FGM Facts

Categories of FGM 

FGM is classified into four categories:

  • Clitoridectomy: partial or total removal of the clitoris and, in very rare cases, only the prepuce.
  • Excision: partial or total removal of the clitoris and the labia minora, with or without excision of the labia majora.
  • Infibulation: narrowing of the vaginal opening through the creation of a covering seal. The seal is formed by cutting and repositioning the inner, or outer, labia, with or without removal of the clitoris.
  • Other: all other harmful procedures to the female genitalia for non-medical purposes, e.g. pricking, piercing, incising, scraping and cauterizing the genital area.

Consequences of FGM

  • Short-term: severe pain, emotional and psychological shock, haemorrhage, wound infections, urinary retention, injury to adjacent tissues, fracture of dislocation as a result of restraint, damage to other organs.
  • Long-term: chronic vaginal and pelvic infections, difficulties with menstruation, difficulties in passing urine and chronic urine infections, renal impairment and possible renal failure, damage to the reproductive system including infertility, infibulation cysts, neuromas and keloid scar formation, complications in pregnancy and delay in the second stage of child birth, pain during sex and lack of pleasurable sensation, psychological damage, increased risk of HIV and other sexually transmitted infections, death.

Legal Position

FGM first became illegal in the UK under the Female Circumcision Prohibition Act 1985 making it a criminal offence to ‘excise, infibulate, or otherwise mutilate the whole or any part of a girl’s labia majora, labia minora or clitoris’.

FGM is now governed by the Female Genital Mutilation Act 2003, reaffirming the 1985 Act, with the inclusion that it is also an offence to carry out, aid, abet counsel or procure the carrying out of FGM in the UK regardless of nationality and residence status. Performing FGM overseas by a UK national or permanent UK resident is also an offence even in countries where the practice is legal, although in some circumstances the offence may be limited to cases where the victim is a UK national or permanent UK resident.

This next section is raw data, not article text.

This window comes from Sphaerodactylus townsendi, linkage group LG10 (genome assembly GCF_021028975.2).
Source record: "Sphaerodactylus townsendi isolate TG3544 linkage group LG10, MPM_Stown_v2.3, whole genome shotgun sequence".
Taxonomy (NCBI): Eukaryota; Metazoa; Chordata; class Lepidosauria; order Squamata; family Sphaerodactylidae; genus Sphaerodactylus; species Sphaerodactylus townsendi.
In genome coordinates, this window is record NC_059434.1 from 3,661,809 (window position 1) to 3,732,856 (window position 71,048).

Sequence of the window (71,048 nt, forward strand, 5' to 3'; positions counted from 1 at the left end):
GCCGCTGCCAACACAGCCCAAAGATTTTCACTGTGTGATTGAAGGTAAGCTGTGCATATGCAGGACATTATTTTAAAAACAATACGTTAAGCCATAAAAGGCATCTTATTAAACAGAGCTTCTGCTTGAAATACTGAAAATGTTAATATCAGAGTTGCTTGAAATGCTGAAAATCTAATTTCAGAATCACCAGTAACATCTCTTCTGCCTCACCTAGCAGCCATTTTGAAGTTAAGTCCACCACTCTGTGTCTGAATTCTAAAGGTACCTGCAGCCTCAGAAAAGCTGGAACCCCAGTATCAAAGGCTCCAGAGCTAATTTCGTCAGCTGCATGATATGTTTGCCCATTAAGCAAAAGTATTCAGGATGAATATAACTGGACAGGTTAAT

The 2003 Act sets out two exceptions to the offence; necessary operations performed by a registered medical practitioner on physical and mental health grounds; or an operation performed by a registered medical practitioner or midwife, or a person undergoing training with a view to becoming a medical practitioner or midwife, on a girl who is in labour or has just given birth for purposes connected with the labour or birth.

Any person found guilty of an offence under the Female Genital Mutilation Act 2003 will be liable to a maximum penalty of a fine or up to 14 years imprisonment or both.

FGM Protection Orders

FGM Protection Orders came into force in July 2015; it is a civil measure that can be applied through the family court. The Protection Order offers the means of protecting actual or potential victims from FGM under civil law.

Breach of an FGM Protection Order is a criminal offence carrying a sentence of up to five years in prison. As an alternative to criminal prosecution, a breach could be dealt with in the family court as a contempt of court, carrying a maximum of two years’ imprisonment.

Who can apply for an order?

  • The person who is to be protected by the order
  • a relevant third party (such as the local authority); or
  • any other person with the permission of the court (for example, teachers, health care professionals, police, family member).

FGM Protection Orders are unique to each case and contain legally binding conditions, prohibitions and restrictions to protect the person at risk of FGM. These may include:

  • confiscating passports or travel documents of the girl at risk and/or family members or other named individuals to prevent girls from being taken abroad
  • ordering that family members or other named individuals should not aid another person in anyway to commit or attempt to commit an FGM offence, such as prohibiting bringing a “cutter” to the UK for the purpose of committing FGM.

The court can make an order in an emergency so that protection is in place straightaway.